Do you have any old vinyl records (33, 45 or 78 rpm), or cassette tapes, stored away in a box or cupboard because you no longer have the audio equipment to play them on? Have you tried without success to find your old favourite music on CD?
We can transfer those old recordings to CD for you, and also restore the audio quality as close as possible to the original “as new” playing condition.
What Can Be Done?
We can remove, or greatly reduce, all the clicks, pops, crackles and scratches that appear on vinyl recordings over time. Persistent background noises, such as “tape hiss”, can be almost completely eliminated. If general wear and tear has reduced the overall audio quality so that the music sounds lifeless and flat, we can breathe life back into your old favourites to make them sound almost as good as new.
Alternatively, if all you require is for your music to be transferred to CD, without any restoration work, we are also happy to do this.
How It Is Done
Your original records or tapes are always handled with the utmost care and attention.
Records are first examined and as much surface dust and dirt as possible gently removed. Usually, this will be done using a soft, dry cloth, but if the surface is particularly dusty or has sticky patches or other stains, it may be necessary to wash the record using lukewarm water. If water is used, all care will be taken to ensure that the centre label on the record does not get wet, and the record will be dried using a soft cloth. Under NO circumstances will sprays or other solvents be used in the cleaning process.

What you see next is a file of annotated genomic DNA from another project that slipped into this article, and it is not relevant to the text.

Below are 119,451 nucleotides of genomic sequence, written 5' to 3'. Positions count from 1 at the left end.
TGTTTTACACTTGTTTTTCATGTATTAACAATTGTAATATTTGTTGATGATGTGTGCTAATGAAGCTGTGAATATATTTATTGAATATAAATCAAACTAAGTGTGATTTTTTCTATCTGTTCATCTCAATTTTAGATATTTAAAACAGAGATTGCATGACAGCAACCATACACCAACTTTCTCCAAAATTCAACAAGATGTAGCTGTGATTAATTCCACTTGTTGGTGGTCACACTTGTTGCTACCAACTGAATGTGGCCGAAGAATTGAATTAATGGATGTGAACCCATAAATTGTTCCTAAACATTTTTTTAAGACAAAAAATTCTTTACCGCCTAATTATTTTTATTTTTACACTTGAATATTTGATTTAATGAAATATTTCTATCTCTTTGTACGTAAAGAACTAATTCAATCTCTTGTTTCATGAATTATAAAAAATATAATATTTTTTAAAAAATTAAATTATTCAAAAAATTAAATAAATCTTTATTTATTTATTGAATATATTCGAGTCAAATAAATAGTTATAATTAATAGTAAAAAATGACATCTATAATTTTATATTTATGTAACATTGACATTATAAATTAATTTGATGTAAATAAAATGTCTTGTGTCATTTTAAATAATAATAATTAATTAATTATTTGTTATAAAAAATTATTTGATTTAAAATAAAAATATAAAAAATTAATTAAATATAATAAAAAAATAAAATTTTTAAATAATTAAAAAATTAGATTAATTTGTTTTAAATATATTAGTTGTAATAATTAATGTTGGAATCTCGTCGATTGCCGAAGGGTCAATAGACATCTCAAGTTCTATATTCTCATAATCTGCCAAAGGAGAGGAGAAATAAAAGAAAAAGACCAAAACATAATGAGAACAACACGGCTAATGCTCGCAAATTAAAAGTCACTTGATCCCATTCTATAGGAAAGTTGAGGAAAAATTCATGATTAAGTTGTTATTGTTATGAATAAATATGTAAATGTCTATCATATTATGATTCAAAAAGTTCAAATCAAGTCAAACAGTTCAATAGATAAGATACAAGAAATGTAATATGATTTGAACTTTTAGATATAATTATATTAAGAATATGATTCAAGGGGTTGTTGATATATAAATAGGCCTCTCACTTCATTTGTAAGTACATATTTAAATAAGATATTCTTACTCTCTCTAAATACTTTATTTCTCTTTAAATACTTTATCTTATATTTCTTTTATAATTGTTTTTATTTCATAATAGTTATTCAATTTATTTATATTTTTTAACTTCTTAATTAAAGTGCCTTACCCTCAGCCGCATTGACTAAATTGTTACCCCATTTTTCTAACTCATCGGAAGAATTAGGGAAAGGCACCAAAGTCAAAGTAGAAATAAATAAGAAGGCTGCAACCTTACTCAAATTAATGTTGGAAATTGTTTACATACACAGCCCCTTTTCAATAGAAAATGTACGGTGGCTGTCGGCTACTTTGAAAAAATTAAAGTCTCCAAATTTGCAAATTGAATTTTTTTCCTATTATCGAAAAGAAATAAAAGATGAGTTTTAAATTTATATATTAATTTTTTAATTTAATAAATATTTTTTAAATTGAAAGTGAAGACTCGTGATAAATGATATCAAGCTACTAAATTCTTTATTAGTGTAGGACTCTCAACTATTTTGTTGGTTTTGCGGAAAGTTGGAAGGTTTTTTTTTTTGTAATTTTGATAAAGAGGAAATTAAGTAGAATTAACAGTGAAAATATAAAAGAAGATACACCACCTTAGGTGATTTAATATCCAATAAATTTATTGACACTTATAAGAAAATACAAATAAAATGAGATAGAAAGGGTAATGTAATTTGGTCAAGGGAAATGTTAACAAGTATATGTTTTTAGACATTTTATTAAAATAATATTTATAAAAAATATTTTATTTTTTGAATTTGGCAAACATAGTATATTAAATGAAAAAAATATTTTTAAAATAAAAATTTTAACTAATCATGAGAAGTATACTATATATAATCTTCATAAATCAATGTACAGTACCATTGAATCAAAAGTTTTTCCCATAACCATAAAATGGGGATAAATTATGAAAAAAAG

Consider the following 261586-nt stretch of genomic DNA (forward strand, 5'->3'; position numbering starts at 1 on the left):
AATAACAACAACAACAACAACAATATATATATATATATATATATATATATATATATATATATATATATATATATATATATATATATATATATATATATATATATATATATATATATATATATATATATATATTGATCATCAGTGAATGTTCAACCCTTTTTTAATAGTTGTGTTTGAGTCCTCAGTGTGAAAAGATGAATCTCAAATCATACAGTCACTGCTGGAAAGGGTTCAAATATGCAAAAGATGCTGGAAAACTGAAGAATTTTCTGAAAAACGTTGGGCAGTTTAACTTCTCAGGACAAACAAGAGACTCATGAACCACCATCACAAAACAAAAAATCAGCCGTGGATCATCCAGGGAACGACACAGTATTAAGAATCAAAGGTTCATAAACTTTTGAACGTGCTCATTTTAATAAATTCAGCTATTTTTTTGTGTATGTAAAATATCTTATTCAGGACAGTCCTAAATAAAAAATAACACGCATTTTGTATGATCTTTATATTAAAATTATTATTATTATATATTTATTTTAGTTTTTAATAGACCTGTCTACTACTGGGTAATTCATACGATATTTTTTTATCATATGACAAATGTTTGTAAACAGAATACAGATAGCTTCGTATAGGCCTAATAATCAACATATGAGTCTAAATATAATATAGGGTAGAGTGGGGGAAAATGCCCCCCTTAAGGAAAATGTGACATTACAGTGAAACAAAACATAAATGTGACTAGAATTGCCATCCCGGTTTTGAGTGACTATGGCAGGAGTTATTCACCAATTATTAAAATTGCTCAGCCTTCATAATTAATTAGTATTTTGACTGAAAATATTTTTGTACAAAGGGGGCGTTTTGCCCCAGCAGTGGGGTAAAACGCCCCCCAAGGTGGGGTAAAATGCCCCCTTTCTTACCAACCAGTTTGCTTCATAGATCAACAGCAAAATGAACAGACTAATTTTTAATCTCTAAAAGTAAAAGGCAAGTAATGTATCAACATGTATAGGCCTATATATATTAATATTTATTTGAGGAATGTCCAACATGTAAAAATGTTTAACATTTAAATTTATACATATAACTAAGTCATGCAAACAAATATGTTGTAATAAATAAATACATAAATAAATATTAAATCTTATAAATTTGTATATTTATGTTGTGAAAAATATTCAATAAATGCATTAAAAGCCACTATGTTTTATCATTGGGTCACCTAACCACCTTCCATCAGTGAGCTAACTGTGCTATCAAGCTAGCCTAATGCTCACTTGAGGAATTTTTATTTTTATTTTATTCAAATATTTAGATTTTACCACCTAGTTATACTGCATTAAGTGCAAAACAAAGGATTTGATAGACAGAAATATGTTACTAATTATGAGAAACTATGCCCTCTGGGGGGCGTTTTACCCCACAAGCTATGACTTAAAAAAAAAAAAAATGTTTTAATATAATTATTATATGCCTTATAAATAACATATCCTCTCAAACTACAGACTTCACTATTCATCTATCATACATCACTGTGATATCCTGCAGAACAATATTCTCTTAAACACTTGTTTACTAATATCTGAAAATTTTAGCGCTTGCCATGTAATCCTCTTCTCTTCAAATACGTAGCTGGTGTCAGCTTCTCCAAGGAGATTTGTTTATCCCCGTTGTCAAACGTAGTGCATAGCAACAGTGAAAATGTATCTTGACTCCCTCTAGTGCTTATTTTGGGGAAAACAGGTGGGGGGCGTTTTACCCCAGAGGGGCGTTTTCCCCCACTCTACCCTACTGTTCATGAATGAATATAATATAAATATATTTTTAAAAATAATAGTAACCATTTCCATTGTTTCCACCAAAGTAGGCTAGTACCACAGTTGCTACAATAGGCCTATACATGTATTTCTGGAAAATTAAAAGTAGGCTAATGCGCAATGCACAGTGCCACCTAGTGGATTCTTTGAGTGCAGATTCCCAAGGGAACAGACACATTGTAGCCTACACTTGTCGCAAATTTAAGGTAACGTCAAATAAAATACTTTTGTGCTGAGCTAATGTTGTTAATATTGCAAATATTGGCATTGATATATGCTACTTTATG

Tapes will generally require little maintenance, although the cassette will be checked to ensure there are no loose screws or other problems which may prevent the tape from running smoothly.
Records are played on a good quality turntable from a component stereo system. This is directly connected to the computer via a “pre-amp” device. This device allows the audio signal to be recorded directly from the turntable to the computer, and provides improved capture quality over other methods.
Tapes are played on a standard stereo system and captured to the computer via the headphone connection and sound card. Note that the tape player has an “auto-stop” feature which stops the playback immediately if the tape starts to come unwound, which is a common problem with old tapes. This prevents your tape from continuing to unwind inside the stereo system, which may cause severe damage or even breakage of the tape.
Each individual track on an album will be recorded as a separate file, stored in WAV file format for maximum quality and minimal data loss.
Any required restoration work will then be done using the most recent version of MAGIX Audio Cleaning Lab software.
The final product will then be burnt to high-quality CDs.